But you fail to ask why this is the case. The reason is, I fear, because for the past generation the NFU has, like the little boy who cried "wolf" once too often, repeated its message of doom and gloom even while British agriculture was doing very nicely thank you. The 1970s and 1980s were undoubtedly the most prosperous period British farmers (or their ancestors) have ever known.

During that time it would have been prudent, not to say honest, if the NFU had at least kept quiet. But of course it did not. On the contrary, it persisted in telling everyone how impoverished the industry was.

Today, when farming really is in crisis – and maybe even in meltdown – who can honestly blame the British public – or the politicians – for not believing Agriculture House? The moral is clear: if you want people to believe you when times are bad, then the least you should do is to admit your good fortune when times are good.

But, finally, you are yet again correct when you say that sacking Ben Gill would do no good at all. He is a brave man who has inherited an impossible situation. He needs all the help he can get.

Oliver Walston

owalston@thriplow-farms.co.uk

F&M horrors resurfaced

I was caught in last weeks foot-and-mouth scare because three of my sows were in the same abattoir alongside the unmarked pigs DEFRA could not trace to their home farm. All the horrors of F&M resurfaced and still import controls are pathetic. I never want to go through another 24 hours like that again – so perhaps the only thing to do is stop farming animals.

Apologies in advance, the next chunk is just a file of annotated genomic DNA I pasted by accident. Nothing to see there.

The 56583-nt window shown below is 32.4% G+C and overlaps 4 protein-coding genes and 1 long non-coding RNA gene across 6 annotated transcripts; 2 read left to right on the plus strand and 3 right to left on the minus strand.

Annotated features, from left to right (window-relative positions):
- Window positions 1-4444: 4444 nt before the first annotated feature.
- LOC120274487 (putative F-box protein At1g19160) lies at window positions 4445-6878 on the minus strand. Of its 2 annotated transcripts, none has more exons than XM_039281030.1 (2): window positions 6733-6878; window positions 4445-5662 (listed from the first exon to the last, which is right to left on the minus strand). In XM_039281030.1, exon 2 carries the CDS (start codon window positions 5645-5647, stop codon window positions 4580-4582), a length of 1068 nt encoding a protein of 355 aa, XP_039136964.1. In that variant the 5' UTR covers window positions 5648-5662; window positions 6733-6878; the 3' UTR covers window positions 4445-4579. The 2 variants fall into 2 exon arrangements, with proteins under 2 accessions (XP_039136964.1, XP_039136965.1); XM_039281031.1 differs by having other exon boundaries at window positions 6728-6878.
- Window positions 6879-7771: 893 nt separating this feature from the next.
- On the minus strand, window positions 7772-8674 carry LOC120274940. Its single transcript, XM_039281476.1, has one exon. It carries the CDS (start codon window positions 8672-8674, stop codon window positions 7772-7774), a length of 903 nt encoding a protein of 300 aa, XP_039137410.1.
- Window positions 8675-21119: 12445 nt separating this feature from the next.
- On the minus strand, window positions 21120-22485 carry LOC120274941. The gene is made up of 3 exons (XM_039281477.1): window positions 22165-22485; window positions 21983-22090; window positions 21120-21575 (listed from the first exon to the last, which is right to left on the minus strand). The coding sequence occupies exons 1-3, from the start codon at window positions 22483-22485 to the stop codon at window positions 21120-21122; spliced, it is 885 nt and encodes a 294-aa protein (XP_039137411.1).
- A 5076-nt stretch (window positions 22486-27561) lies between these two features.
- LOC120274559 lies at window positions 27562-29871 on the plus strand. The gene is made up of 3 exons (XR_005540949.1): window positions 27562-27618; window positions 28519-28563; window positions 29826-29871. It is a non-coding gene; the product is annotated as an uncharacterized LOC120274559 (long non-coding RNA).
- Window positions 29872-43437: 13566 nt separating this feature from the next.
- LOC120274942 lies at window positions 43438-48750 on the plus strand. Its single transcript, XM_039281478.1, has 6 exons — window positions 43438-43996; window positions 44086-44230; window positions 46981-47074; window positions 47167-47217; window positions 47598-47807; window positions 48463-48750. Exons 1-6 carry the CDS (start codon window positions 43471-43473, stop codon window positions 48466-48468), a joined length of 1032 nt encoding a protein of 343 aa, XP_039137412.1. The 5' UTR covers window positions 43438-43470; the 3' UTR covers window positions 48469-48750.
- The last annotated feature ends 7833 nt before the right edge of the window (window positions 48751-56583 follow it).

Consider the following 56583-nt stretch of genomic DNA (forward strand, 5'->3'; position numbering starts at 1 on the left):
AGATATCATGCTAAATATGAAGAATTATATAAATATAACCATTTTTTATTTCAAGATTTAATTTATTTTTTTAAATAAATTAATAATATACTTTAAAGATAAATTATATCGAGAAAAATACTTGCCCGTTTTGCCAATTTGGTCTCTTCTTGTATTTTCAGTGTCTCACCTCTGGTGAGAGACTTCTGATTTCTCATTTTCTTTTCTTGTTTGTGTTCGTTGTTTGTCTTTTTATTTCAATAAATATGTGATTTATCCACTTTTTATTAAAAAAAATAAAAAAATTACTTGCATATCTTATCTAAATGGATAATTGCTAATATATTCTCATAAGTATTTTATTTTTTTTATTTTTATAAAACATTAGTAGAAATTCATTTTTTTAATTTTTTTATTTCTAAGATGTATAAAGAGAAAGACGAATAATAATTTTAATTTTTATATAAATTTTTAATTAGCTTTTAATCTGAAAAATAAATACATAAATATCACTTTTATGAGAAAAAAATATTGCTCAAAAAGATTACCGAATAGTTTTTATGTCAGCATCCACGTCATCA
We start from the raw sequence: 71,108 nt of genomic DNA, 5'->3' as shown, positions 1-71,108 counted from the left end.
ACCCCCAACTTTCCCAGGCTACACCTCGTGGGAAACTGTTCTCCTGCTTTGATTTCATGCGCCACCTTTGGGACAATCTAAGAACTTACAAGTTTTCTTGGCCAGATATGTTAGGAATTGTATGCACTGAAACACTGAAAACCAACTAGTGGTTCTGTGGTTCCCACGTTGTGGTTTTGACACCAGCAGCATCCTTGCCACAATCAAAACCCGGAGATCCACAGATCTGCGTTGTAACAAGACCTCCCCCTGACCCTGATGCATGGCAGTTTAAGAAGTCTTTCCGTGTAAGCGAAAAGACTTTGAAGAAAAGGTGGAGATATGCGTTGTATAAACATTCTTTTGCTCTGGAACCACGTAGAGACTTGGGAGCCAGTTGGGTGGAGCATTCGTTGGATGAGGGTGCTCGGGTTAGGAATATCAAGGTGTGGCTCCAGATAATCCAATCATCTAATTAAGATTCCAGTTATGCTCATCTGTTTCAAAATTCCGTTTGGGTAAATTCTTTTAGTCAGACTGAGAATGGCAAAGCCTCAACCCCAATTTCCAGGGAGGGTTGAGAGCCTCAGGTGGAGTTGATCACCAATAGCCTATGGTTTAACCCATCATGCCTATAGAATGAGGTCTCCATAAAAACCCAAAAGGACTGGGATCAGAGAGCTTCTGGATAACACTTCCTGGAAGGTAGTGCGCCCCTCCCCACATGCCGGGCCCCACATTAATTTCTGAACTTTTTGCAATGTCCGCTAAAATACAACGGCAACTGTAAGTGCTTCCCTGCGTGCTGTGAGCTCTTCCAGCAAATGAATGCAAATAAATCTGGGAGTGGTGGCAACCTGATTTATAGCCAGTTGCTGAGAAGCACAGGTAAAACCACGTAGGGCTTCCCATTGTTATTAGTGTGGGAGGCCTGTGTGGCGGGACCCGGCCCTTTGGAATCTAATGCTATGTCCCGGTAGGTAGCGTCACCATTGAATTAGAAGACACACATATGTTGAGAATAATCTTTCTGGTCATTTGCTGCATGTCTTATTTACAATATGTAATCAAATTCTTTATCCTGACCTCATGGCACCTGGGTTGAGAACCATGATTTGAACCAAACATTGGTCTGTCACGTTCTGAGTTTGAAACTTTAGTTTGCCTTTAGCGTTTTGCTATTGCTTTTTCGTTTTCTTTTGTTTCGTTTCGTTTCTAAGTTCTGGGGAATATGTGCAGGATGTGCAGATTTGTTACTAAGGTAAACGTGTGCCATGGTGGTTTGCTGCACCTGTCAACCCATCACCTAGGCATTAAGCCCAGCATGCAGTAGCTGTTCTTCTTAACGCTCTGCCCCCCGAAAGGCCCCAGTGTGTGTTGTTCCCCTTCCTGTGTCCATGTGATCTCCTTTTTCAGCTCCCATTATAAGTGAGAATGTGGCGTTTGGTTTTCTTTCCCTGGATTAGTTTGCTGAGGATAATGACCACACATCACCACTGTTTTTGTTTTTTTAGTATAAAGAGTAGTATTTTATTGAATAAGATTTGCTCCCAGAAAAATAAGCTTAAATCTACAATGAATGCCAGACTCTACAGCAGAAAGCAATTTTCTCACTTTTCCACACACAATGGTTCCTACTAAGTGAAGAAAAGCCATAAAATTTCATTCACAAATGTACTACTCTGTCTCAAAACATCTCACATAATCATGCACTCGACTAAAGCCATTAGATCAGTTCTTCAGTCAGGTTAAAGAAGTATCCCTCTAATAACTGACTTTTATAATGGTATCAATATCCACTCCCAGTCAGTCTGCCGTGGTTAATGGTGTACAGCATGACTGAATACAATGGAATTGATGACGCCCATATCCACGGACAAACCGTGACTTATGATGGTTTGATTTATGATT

Has nothing been learned from the last outbreak? Surely, it is essential that all animals going for slaughter are marked so as to be easily traced? Although my sows went through a market, as soon as I identified them by tags and tattoo my farm was declared F&M free. So marking pigs was beneficial to me and could have saved the worry and expense of an official vet visit.

Fred Henley

Green Farm, Seaton Ross, York. hrf1@farmersweekly.net

Challenge to DEFRA types

Is any member of DEFRA or any member of a rural affairs committee in England able to demonstrate how to: Plough, milk a cow, farrow a sow, mow, shear a sheep, build a drystone wall or complete an IACS form? Could they list farming for food production in their CV? I have studied the members list of interests to no avail.

Giles Wynne

12 Dean Street, Stewarton, Ayrshire.